Despite School Budget Crunch, Staffing Levels Remain Steady
The district will lose less than one full-time employee position next year, while cutting wages and benefit costs by 4.8 percent.
Despite a projected $2.1 million cut in state aid, the Whitefish Bay School Board has adopted a staffing plan that eliminates less than one full time employee position.
The plan unanimously approved by the board Wednesday night calls for the elimination of the equivalent of 0.6 full-time positions. A counselor position and a Cumberland School teaching position have been cut to reflect student-teacher ratio throughout the metropolitan area, said Mark Kapocius, the district's human resources director. A total of 1.4 special education positions will be added at the high school.
The district currently contracts 11 counselors, and as part of the staffing plan, the district will be laying off its most senior counselor.
Kapocius said another layoff would have been necessary at Richards School, due to declining enrollment, but one teacher resigned to move to England.
"By her resigning, we avoided layoffs," Kapocius said.
The district has already budgeted for the two, potentially three, staff members to retire from the district at the end of this school year.
The district expects to enroll 21 more students next year. The district's enrollment has steadily increased from 2,547 students in 2009-10 to 2,579 students in 2010-2011 to a projected 2,600 in 2011-2012.
Even with the reduction of a teacher at Cumberland, class sizes will still be kept at about 21 to 22 students in that school, said Superintendent Mary Gavigan. The budget does not call for any programs to be eliminated.
"We are feeling very good about our budget plan," Gavigan said.
The staffing plan was used to create a proposed budget, although much of the information is based upon state aid estimates that are not yet available.
The district expects a $2.1 million cut in state aid under Gov. Scott Walker's biennial budget, but that number is not confirmed because the Department of Public Instruction has not released official aid amounts yet, said Shawn Yde, the district's director of business services.
“The aid projections that are in place are projections that I made,” Yde said. “They will change. They absolutely will change.”
Under the district's proposed budget, the owner of a $300,000 house would pay $3,243 in taxes, a $42 drop from last year. The proposed tax rate would decrease from $10.95 per $1,000 of assessed value to $10.81 per $1,000.
The tax levy would decrease by $273,904, from $21,542,814 to $21,268,910.
The preliminary data show the loss in state aid could be offset, in large part, by a 4.8 percent cut in salary and benefit costs that totals roughly $1.5 million. The cuts primarily come through salary freezes, increased employee contributions to pension costs, health insurance plan design changes.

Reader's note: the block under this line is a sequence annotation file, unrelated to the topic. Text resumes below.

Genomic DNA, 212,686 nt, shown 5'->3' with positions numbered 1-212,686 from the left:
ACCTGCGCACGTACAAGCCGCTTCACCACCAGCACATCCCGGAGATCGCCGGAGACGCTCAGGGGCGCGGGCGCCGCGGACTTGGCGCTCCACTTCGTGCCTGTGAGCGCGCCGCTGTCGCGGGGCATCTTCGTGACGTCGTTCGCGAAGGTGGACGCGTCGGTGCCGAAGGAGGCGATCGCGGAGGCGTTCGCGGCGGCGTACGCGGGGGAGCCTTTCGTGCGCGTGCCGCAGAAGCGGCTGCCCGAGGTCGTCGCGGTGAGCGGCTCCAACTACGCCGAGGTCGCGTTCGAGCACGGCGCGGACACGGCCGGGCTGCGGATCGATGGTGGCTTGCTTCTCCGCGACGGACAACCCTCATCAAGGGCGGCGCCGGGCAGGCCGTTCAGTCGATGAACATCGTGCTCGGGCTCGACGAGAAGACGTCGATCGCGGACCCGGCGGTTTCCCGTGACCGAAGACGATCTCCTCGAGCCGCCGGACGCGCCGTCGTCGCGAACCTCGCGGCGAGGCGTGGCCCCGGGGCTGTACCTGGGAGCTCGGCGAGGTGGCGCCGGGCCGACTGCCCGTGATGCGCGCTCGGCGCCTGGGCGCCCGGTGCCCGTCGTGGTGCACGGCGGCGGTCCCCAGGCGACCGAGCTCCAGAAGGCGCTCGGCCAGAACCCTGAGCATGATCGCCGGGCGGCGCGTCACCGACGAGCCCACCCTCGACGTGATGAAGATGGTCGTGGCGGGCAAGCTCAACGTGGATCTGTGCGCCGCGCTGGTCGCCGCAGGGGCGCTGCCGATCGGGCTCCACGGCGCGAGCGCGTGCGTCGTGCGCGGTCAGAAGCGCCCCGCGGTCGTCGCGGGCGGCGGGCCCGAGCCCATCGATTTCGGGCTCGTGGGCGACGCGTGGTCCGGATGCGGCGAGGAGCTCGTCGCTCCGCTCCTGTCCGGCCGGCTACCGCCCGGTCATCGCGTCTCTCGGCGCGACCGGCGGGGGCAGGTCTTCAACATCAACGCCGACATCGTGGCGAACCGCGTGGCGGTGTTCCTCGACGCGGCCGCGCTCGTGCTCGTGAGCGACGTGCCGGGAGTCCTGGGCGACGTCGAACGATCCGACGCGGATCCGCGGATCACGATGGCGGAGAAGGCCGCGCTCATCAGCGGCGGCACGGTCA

Specifically, if Walker’s budget repair bill withstands legal challenge and takes effect, the district expects to save $810,839 in pension costs, as the bill requires public employees to contribute 5.8 percent of their salaries to the Wisconsin Retirement System pension program. The district currently bears that cost, as part of the 11.6 percent of employee salaries that it contributes toward the pension program.
The district saved another $300,000 by modifying health insurance plans, such as changing prescription drug plans and increasing office visit copayments. The district is not asking employees to increase their 8 percent contribution to health insurance premiums.
The district does not participate in the state health insurance pool, so it is not bound by the budget repair bill’s requirement that state employees contribute 12 percent toward their health insurance benefits.
The district also is expecting an $82,000 increase in revenue next year. Enrollment growth is expected to increase the district's revenue cap, bringing in an additional $77,000, and fee increases will boost revenue by another $5,000.
The staffing plan and the district's proposed budget is also based upon the assumption that the budget repair bill will become the law.
"This entire budget is predicated upon the passage of that piece of legislation," Yde said. "If the legislation was not passed, we would almost be starting from scratch again with significant layoffs."
Whitefish Bay High School math teacher Christine Kiefer thanked the board and district staff for keeping teachers informed about the development of the budget.
"I really appreciate the fact that we haven't had many layoffs and your commitment to upholding the standards for education we have here in Whitefish Bay, to keeping the student-to-teacher ratio small, giving students as much help as they need," she said. "I really appreciate your dedication to that."